AN ATTACK ON POPULAR MUSICEINSTURZENDE NEUBAUTEN

January 1984, the start of the year which George Orwell made the emblem of all dystopian, authoritarian, nightmarish futures; of Big Brother, Room 101 and newspeak. It was ushered in at the ICA by the German industrial band Einsturzende Neubauten, and what a fitting way to do so.

Einsturzende Neubauten is often translated into English as the apocalyptic sounding ‘Collapsing New Buildings’ – with Neubauten a reference to the architectural style that spread across Germany in the wake of the Second World War. Neubauten are not analogous to the utopian Brutalist movement that spawned such iconic buildings as the Heygate Estate in Elephant & Castle and the Barbican Centre. The German Neubauten represented the functional and the flimsy; they are an unadventurous rebirth from the siege of Berlin by the Red Army and British air strikes on Dresden and Hamburg.

Einsturzende Neubauten’s music was an attack on music, and in January 1984, in the theatre of the ICA, they physically attacked the stage, venue and audience in their Concerto for Voice and Machinery. The event involved a loose group of musicians, Einsturzende Neubauten regulars Mufti, Alexander Hacke and Mark Chung as well as Genesis P. Orridge of Throbbing Gristle – and a few other disparate people who’ve been resigned to history. For 25 minutes they launched an assault on the stage of the ICA with all manner of power drills, cement mixers, welding machinery and chainsaws. Glass bottles where thrown into the cement mixer, resulting in large shards of glass being ejected from it and into the crowd, who’d already been covered in sawdust by Mufti. After Neubauten and associates left the stage, the audience took up their own role in the night and tried to continue battering the ICA into submission. Hacke claimed the performance to be a utopian attempt, through violence and sound, to leave the venue through the floor.

YOUNG BRITISH ART AND BEYOND

It can seem strange to think of an institution as dedicatedly radical as the ICA not picking up on and capitalising on the Young British Artists and the massive booms in the art markets that rippled out of them. Apart from Damien Hirst’s debut solo show in 1991, the YBAs have had little presence at the ICA, and the impetus of contemporaniety has shifted away from it and towards Tate director Nicolas Serota and Charles Saatchi, who together have been setting the stylistic agenda in British art for the past twenty years. It would be fair to level at the ICA for not being at the most cutting edge of art over this past decade.

The most recent exhibition to take place there was also by the avowedly anti-YBA Billy Childish. But maybe this isn’t such a bad thing, and possibly even, despite its precarious financial future, positions it to better deal with the next ten years of art and music even if over the last twenty years or so it hasn’t necessarily been at its best. The ICA has never really associated itself with something as reductive and as media created as a ‘movement’ like the YBAs, it has always been more about gently probing and pushing at the boundaries; boundaries of taste, acceptability, art, culture and music. The 1990s saw its develop its musical programme with the likes of The Jesus and Mary Chain and Pulp both playing live there in 1994, and the Hacienda taking over the institution in 1993, and kicking off Britpop in 1989 with the Stone Roses or continuing its experimental tendencies with a festival of German electronica in 1999. Continuing onwards into the new decade the ICA has played host to the likes of Luke Haines, Daniel Johnston, Patrick Wolf, Mogwai, Patti Smith, Paul McCartney, Hot Chip and Amy Winehouse.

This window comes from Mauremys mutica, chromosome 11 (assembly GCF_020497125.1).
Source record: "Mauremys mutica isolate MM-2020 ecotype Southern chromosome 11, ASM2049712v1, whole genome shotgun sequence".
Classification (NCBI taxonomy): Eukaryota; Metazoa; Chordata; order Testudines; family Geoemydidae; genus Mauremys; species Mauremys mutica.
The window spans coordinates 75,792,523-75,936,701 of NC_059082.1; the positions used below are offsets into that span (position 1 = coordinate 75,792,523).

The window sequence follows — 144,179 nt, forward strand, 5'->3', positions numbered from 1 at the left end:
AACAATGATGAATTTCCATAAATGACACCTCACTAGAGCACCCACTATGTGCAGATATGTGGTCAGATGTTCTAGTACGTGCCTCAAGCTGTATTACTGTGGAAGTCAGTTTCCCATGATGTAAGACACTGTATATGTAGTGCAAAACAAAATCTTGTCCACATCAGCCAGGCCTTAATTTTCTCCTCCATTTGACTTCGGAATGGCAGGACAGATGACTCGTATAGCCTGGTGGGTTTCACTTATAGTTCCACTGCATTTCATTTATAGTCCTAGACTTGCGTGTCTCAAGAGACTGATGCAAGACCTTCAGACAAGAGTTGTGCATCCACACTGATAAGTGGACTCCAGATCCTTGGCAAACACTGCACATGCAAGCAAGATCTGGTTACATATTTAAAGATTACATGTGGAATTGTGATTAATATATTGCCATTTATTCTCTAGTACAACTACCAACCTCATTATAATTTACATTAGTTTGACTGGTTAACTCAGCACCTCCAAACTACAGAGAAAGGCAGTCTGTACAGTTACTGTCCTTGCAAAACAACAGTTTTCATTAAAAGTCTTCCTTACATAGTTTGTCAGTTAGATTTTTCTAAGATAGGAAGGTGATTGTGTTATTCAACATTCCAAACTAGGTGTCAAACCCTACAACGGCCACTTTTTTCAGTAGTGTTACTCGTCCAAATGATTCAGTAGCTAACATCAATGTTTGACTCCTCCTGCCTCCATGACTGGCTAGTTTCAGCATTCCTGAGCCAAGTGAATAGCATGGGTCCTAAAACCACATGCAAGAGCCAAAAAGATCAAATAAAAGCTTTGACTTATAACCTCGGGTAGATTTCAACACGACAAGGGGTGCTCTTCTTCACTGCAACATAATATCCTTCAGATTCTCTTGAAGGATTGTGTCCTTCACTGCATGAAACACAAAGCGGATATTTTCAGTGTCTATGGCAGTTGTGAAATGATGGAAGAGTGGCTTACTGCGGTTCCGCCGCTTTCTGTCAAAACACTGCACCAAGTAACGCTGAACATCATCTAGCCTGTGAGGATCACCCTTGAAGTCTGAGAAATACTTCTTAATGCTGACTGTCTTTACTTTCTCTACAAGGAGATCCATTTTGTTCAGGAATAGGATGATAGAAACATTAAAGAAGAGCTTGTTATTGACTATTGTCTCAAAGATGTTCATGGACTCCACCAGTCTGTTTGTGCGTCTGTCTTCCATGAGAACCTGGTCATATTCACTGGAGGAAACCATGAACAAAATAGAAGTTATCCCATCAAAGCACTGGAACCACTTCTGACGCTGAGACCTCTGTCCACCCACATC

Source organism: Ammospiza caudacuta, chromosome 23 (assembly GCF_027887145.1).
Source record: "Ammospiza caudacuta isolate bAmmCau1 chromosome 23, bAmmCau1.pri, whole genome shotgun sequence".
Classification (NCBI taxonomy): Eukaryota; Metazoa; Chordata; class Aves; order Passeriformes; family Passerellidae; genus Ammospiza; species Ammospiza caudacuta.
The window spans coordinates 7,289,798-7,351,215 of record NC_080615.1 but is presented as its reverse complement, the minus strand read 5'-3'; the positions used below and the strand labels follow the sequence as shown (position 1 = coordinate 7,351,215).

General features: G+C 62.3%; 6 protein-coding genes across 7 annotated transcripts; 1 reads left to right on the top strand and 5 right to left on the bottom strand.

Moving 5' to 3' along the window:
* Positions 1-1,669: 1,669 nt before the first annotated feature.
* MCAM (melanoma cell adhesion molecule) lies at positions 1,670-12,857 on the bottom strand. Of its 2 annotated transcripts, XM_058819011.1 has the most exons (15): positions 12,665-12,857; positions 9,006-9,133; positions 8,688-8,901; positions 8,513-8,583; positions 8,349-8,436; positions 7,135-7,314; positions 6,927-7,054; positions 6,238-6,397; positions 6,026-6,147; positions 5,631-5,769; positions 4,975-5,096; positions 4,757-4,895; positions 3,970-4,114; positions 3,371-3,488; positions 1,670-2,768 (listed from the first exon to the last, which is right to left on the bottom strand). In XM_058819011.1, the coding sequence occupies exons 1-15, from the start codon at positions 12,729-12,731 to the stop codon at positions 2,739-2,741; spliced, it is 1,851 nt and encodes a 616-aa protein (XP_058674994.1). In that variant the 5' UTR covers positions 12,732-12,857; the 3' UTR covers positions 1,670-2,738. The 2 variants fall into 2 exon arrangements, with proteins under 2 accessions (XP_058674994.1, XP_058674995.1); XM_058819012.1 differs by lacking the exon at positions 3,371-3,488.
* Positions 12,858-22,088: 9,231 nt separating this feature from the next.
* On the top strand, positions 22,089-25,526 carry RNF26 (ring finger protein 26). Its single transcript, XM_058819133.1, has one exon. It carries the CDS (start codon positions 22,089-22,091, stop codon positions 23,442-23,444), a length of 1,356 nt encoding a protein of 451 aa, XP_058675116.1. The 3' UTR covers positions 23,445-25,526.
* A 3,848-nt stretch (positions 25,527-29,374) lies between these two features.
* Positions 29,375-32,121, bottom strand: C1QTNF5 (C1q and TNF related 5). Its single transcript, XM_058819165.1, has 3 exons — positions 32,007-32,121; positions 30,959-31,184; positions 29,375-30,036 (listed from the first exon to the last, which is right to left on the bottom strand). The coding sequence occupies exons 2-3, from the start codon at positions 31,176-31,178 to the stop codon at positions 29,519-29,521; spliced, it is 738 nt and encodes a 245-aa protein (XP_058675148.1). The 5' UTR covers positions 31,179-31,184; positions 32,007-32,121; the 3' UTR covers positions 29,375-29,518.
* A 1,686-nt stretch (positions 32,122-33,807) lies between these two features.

All the while the ICA has maintained its radical approach to music – in late 2009 they hosted Calling Out Of Context, a nine day festival celebrating the experimental approaches people have taken, and are taking, to music, and the vitality of the sonic avant-garde with the likes of Lucky Dragons, Alexander Tucker, Rhys Chatham and Micachu.

The ICA has, over the last 63 years, positioned itself quite uniquely in the British psyche, where the original waves of the avant-garde failed to take root in Britain, the Futurists, Surrealists and Modernists generally inhabiting the continent rather than our rainy island, it set itself the goal of promoting and sustaining them, and it is hard to argue against the success of the place as post-war British culture has developed. Calling Out Of Context was a return to the roots of the ICA’s musical programming, rooted in the avant-garde it is a summing up of the current state of the avant-garde, and thus the new, in music, and what has been achieved by the ICA during its existence.